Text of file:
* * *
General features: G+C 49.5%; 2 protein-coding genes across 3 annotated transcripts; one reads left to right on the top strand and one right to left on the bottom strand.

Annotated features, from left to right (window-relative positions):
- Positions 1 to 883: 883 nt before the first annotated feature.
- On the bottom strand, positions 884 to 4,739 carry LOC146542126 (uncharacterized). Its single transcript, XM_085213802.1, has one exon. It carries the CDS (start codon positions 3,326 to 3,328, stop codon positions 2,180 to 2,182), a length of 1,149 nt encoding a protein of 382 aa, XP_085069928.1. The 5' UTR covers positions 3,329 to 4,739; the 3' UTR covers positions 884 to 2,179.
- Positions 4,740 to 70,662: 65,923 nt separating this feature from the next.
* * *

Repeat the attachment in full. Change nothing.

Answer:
General features: G+C 49.5%; 2 protein-coding genes across 3 annotated transcripts; one reads left to right on the top strand and one right to left on the bottom strand.

Annotated features, from left to right (window-relative positions):
- Positions 1 to 883: 883 nt before the first annotated feature.
- On the bottom strand, positions 884 to 4,739 carry LOC146542126 (uncharacterized). Its single transcript, XM_085213802.1, has one exon. It carries the CDS (start codon positions 3,326 to 3,328, stop codon positions 2,180 to 2,182), a length of 1,149 nt encoding a protein of 382 aa, XP_085069928.1. The 5' UTR covers positions 3,329 to 4,739; the 3' UTR covers positions 884 to 2,179.
- Positions 4,740 to 70,662: 65,923 nt separating this feature from the next.